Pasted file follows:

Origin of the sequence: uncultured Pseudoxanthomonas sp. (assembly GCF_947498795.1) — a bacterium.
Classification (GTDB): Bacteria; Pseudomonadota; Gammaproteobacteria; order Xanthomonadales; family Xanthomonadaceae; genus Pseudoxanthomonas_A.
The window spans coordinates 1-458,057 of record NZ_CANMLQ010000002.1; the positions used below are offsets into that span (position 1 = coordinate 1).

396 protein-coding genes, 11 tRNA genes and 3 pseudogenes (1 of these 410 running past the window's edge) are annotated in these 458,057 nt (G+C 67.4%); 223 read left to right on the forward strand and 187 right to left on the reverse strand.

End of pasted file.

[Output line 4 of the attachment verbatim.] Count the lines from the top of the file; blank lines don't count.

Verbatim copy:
396 protein-coding genes, 11 tRNA genes and 3 pseudogenes (1 of these 410 running past the window's edge) are annotated in these 458,057 nt (G+C 67.4%); 223 read left to right on the forward strand and 187 right to left on the reverse strand.